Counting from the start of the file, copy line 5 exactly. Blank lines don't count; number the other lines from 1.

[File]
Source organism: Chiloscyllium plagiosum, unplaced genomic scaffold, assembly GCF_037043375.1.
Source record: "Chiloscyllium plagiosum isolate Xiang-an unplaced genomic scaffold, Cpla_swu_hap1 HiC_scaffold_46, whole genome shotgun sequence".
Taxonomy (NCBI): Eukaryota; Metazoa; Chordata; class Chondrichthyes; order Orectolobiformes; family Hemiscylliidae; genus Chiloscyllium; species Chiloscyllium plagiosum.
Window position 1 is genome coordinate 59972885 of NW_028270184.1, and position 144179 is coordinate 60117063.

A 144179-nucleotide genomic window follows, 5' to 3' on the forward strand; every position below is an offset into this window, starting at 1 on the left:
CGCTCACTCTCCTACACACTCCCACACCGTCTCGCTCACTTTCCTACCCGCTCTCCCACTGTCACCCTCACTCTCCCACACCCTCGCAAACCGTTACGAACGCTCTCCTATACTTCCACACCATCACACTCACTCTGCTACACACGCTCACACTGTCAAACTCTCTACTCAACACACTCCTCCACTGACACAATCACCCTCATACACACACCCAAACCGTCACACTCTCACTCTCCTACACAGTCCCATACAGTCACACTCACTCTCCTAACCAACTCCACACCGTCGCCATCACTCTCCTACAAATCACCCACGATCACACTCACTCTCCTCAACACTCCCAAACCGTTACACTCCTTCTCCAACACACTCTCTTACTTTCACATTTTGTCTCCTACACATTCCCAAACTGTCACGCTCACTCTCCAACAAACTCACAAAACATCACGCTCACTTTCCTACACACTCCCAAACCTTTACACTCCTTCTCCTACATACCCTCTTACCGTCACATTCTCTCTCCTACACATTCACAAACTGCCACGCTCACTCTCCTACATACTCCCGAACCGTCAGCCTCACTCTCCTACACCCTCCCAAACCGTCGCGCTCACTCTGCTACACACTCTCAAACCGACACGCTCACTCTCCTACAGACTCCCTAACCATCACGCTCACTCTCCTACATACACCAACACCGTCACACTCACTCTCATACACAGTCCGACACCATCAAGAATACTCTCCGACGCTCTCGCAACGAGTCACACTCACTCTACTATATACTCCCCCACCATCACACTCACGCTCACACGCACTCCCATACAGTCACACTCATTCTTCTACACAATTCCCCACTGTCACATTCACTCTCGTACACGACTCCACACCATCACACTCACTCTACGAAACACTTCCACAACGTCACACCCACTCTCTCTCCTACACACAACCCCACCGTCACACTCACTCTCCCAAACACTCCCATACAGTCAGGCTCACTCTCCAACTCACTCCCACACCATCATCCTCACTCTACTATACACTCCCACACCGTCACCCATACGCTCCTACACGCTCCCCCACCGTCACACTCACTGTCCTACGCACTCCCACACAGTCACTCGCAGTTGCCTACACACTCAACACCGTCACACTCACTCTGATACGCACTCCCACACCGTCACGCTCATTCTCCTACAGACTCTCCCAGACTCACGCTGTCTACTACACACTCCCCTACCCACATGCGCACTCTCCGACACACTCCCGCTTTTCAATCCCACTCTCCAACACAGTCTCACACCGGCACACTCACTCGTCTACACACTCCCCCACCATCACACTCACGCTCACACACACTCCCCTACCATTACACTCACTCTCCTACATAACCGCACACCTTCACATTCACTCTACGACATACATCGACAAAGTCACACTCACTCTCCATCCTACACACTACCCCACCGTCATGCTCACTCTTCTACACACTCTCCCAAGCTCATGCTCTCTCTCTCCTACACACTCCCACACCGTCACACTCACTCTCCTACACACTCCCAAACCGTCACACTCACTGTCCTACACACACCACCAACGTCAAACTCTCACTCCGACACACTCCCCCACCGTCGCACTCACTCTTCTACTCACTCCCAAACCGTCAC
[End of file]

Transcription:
A 144179-nucleotide genomic window follows, 5' to 3' on the forward strand; every position below is an offset into this window, starting at 1 on the left: